Monday, May 2, 2005

WWE RAW Review: 05/02/05

I like the idea of a tournament to crown a new number one contender, especially considering it's a device that just about every other professional sport in the world today uses to decide their yearly championships. It's a nice system, in that there's always the chance for a surprise upset or two, and not everything is a foregone conclusion. There's a reason to watch each tier of competition, really. Can you imagine watching the NFL for four months when none of the games counted as much more than weekly exhibitions, as the champion and number one contender were arbitrarily decided beforehand? Of course, there's no Intercontinental Title or Tag Team Title in the National Football League (although there are divisional titles) but the ultimate goal is the same.

I'm still not sure how much I like Batista's new, more audience-friendly personality. His sudden tendency to crack jokes and break into a goofy smile in various backstage segments causes him to come off as an uncomfortable and uneasy champion, which isn't quite the image I'd imagine they want for him right now. He doesn't seem like the same killer that ran wild through the main event in the early months of 2005, but neither did Chris Benoit at this point last year. The little bit of intimidation he threw at Bischoff last night was particularly strange, since Bischoff had been handling such pressures and attempts at intimidation impressively since losing his hair to Eugene at Taboo Tuesday. He was standing up to Triple H's blunt threats later in the show, and had even been doing so when the Game was World Champion himself, but all of a sudden he's backing down from Batista? Strange...

It's tough to figure out where they're going with Christian right now. One minute, they're giving him the big opportunities to establish himself on the stick (where he's succeeding beyond all expectations) and it seems like a sure thing he'll be going to Smackdown to emerge as a fresh challenger to John Cena's WWE Title, but the next he's being crushed like an afterthought by Kane or Batista and tossed aside. This wasn't the match Christian needed to be fighting, and honestly I'm surprised they didn't put him in there with Triple H, to take advantage of the mild rub he got from Evolution last week, while the opportunity is still there. Both guys have had much better matches in the past, and I'm all set to climb aboard the "repackage Kane's boring ass" bandwagon.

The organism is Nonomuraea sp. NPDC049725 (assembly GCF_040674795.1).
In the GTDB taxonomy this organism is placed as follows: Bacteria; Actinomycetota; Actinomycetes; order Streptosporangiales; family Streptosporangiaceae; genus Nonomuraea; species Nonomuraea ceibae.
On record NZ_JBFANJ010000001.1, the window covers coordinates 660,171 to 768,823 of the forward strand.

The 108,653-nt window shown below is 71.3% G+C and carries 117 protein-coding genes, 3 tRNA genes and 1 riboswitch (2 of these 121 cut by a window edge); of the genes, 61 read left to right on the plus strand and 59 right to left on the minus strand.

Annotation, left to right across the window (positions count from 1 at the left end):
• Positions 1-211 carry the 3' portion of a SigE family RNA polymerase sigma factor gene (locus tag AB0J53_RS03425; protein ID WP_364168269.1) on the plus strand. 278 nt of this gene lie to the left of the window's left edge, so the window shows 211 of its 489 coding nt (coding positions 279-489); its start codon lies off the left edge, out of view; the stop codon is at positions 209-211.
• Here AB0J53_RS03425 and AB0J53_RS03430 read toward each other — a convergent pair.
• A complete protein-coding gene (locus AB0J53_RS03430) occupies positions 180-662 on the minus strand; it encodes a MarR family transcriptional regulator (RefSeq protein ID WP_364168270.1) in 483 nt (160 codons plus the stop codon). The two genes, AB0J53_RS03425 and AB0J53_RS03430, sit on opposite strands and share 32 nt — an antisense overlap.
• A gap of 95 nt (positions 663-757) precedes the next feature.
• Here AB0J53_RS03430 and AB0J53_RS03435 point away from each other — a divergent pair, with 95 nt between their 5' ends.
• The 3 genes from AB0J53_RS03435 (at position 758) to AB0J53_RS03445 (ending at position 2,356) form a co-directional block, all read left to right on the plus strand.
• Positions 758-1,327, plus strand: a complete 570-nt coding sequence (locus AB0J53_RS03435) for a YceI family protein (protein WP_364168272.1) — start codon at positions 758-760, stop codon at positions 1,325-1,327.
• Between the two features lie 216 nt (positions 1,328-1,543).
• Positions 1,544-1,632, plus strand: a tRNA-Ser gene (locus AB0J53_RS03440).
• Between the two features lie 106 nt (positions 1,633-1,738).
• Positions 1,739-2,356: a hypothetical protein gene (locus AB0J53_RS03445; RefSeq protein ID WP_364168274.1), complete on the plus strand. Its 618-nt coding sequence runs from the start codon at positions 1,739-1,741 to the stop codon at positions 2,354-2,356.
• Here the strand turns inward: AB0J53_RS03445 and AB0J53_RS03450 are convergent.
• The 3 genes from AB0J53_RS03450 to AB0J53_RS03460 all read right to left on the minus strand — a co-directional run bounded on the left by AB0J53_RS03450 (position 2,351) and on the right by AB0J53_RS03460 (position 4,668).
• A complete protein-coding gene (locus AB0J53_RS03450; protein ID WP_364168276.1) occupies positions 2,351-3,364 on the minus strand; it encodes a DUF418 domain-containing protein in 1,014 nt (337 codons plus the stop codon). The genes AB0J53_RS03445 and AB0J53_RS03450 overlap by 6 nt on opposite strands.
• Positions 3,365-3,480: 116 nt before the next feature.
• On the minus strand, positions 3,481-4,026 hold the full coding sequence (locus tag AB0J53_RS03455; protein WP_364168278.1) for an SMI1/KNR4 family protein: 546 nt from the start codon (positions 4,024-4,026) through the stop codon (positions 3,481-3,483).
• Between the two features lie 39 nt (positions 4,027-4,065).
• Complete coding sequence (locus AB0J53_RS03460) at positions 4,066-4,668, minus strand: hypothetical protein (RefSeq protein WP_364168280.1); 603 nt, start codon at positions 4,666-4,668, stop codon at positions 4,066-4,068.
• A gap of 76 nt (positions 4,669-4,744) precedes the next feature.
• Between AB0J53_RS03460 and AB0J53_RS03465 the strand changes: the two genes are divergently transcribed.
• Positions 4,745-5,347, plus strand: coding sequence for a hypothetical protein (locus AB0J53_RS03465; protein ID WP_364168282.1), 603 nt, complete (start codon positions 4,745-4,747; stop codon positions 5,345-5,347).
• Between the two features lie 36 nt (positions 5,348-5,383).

Interesting new direction with the Hassan / Daivari storyline, as I'd always imagined it was Daivari pulling the strings behind the scenes, taking advantage of Muhammad's blind commitment to their cause, and not the other way around. I don't think they'll be moving forward with the full breakup for a while still, because the tandem still has a lot of potential together, but this provided some much-needed fresh direction to their partnership. If they play their cards right, (and avoid that infamous "flying carpet" finisher) Daivari could come out of this as a huge star, undoing all the stereotypical reinforcement the gimmick's done to American Arabs thus far.

I can feel my brain cells imploding right now, as I struggle with the question of how, exactly, Viscera is now supposed to be a face. Seriously, my eyes are starting to roll back into my head. He agreed to attack Kane, a face, (whose own turn is another issue entirely) because he wanted to "git wit" Trish, and when he failed to hold up his end of the bargain and Trish, in turn, refused to sleep with him, he beat the shit out of her and moved on to harass other ladies. I can't really blame the audience for reacting the way they have, because this is a largely chauvinistic demographic we're talking about, but I'm sure the writers had a pretty good idea of what they were doing here. This ain't Stone Cold Steve Austin's anti-hero badass we're talking about glorifying, it's a five hundred pound, talentless wanna-be rapist who doesn't respond well to hearing the word "no." With that said, Simon Dean's crazy bump near the end of the match did a pretty decent job of getting him over with the live crowd on its own.